What you wear on camera can make a huge impact on the ROI of your video.

Whether we like it or not, what we wear impacts our message. It gives viewers unspoken information about our professionalism, trustworthiness, and credibility.

You don’t only need to dress for your audience, you need to dress for the camera as well. Although camera technology is very advanced, what you see in person will still be captured differently by a camera and displayed differently wherever it is played. That’s why it’s important to understand what types of clothing will translate well on camera.

Going on camera knowing that you look good can ease your nerves a bit, so we’ve put together a list of what to wear and what not to wear to look your best on camera.

Style

Choose an appropriate clothing style for your industry and the message you would like to convey. Since you may not know when or where the video will be shared, wear timeless pieces that are not specific to one season (such as sweaters or shorts).

Women

Choose well tailored clothing that is not too baggy, too revealing, or moves easily (you don’t want to constantly be adjusting your clothing on camera). Avoid low neck lines or other distracting details.

If you are going to wear a skirt, make sure it is long enough to not be distracting. Pull a chair in front of the mirror and sit down in the skirt to make sure the length is appropriate, and that you will be comfortable without feeling the need to pull it down to adjust the length.

Keep style choices simple and classic, and avoid making a fashion statement if you want people to pay attention to your message.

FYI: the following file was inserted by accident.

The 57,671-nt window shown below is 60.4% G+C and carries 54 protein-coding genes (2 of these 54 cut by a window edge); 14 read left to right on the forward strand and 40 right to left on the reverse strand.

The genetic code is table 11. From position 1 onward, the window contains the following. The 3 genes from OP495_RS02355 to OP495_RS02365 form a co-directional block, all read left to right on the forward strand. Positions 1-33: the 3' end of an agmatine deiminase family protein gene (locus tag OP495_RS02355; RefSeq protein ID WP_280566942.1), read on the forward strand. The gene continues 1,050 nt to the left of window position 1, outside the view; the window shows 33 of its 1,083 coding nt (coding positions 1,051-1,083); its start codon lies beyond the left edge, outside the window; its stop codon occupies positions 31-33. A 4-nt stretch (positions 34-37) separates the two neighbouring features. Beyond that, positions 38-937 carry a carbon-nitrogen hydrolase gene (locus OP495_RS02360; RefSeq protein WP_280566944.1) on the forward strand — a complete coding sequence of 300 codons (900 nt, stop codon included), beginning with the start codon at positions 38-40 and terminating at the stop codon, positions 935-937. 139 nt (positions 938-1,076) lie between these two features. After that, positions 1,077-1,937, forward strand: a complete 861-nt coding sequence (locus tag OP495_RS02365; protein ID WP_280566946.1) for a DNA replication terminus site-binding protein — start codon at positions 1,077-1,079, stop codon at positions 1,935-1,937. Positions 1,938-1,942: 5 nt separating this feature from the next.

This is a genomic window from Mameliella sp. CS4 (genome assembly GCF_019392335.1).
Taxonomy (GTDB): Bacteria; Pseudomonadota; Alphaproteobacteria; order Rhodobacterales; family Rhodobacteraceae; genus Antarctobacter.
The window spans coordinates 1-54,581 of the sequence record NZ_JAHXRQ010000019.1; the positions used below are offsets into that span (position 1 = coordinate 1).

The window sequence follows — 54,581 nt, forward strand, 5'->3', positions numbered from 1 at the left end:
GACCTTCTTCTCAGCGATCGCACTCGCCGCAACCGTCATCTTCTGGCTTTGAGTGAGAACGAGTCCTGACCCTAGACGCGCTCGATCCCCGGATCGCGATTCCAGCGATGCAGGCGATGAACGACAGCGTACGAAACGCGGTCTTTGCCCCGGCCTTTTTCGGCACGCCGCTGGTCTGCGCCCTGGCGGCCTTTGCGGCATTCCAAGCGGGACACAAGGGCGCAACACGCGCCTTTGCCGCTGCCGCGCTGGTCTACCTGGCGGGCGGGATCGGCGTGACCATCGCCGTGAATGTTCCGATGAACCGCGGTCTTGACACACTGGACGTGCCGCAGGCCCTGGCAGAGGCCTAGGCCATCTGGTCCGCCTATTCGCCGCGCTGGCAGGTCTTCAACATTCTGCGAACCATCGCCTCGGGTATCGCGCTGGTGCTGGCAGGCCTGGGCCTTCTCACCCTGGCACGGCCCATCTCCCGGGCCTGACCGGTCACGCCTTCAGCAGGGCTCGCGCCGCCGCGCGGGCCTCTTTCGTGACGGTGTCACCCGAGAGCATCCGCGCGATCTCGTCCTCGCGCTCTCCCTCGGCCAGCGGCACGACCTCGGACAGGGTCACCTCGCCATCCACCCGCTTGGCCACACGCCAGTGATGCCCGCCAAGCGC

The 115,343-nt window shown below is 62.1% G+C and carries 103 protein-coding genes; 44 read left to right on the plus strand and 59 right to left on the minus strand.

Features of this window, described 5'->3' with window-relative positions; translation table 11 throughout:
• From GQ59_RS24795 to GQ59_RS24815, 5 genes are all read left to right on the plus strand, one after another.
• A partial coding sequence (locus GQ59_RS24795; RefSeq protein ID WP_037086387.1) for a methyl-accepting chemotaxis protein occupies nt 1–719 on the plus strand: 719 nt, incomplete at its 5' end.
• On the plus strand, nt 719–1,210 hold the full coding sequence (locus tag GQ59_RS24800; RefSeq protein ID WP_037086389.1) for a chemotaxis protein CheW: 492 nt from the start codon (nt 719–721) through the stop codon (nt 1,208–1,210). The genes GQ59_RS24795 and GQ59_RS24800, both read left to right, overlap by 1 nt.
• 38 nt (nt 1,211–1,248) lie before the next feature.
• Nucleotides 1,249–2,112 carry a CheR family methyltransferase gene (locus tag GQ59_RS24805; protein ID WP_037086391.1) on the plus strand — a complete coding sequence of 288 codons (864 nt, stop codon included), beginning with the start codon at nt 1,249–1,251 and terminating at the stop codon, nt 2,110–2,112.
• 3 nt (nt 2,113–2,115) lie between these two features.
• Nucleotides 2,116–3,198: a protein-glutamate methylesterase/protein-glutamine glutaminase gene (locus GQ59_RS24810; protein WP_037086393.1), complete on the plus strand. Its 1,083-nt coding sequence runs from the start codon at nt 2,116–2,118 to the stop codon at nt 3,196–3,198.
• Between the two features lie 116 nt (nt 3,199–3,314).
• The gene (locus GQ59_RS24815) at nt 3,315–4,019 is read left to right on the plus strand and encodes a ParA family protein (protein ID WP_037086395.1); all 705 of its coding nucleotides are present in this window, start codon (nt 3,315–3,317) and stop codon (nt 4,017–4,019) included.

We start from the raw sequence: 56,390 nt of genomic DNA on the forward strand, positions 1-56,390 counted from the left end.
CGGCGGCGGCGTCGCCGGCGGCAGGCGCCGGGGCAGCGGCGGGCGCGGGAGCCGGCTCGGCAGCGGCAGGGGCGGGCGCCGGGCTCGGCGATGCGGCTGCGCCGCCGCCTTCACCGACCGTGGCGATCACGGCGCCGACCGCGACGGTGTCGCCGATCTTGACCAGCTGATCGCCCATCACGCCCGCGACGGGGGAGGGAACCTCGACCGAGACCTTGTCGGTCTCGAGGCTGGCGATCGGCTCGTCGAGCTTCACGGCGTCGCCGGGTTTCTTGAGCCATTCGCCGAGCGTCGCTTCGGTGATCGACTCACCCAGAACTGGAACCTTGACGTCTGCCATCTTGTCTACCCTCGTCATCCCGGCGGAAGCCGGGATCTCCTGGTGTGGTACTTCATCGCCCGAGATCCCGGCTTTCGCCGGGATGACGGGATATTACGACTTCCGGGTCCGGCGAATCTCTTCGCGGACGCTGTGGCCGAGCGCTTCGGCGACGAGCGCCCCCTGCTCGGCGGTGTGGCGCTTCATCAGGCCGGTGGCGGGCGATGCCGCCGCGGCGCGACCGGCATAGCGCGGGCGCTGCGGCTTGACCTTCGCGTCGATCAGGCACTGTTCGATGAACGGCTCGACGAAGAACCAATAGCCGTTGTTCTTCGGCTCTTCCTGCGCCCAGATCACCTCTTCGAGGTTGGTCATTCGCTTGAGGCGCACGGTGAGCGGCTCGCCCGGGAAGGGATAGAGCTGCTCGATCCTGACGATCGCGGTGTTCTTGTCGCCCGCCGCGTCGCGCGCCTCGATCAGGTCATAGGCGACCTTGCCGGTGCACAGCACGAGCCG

Men

Choose well fitted clothes for your body type. If you are wearing a suit, make sure that it is fits well in your natural stance. Art of Manliness has a good visual guide to follow.


Colors

Colors to avoid

White makes you look washed out or glow, and not in a good way. Black, especially near the face is too harsh and can suck up the rest of the color in the shot, making you look larger than you really are on camera, or making you blend in with the background.

Bright red or orange can bleed on camera, can make your face look flush, and is distracting.

Avoid green at all costs if you are shooting in front of a green screen, otherwise this could happen to you!

Colors to choose

Pastels, natural tones, blue, purple, beige, grey, burgundy, coral, maroon. Consider doing some research on what colors compliment your skin tone best.


Patterns

Solid colors generally work the best on camera. Avoid small patterns, designs and stripes on clothing since they can be difficult for the camera to pick up.

Also avoid very large patterns that can be distracting. Do not wear clothing with logos or brands on it, unless it’s your company logo.


Material

Clothes should be free of wrinkles. Consider wrinkle free fabrics or having your chosen outfit professionally pressed before the shoot.

Choose breathable, light fabrics to avoid sweating under studio lights. Ladies be sure that fabrics are not too light to the point where they may be seen through.


Accessories

Avoid large statement jewelry that can be distracting, accessories that make noise when they move, or accessories that interfere with your microphone.

Also avoid shiny pieces such as large diamonds, sequins or other shiny embellishments on clothing that can catch and reflect light. Keep jewelry conservative and simple if you would like people to focus on your message.

If you wear glasses, consider wearing contact lenses or glasses with glare proof lenses for the shoot if possible. Avoid tinted glasses or sunglasses.


More tips:

When in doubt, ask for a second opinion from someone you trust to give you honest and sound wardrobe advice. Also, bring a back up outfit just in case your first choice isn’t up to par.

Never underestimate the importance of great clothing choices for your on camera interview. It can make a huge difference in how people view you and your company, and how they hear and retain your message.

For more tips, check out our blog post on How to Prepare for an On Camera Interview.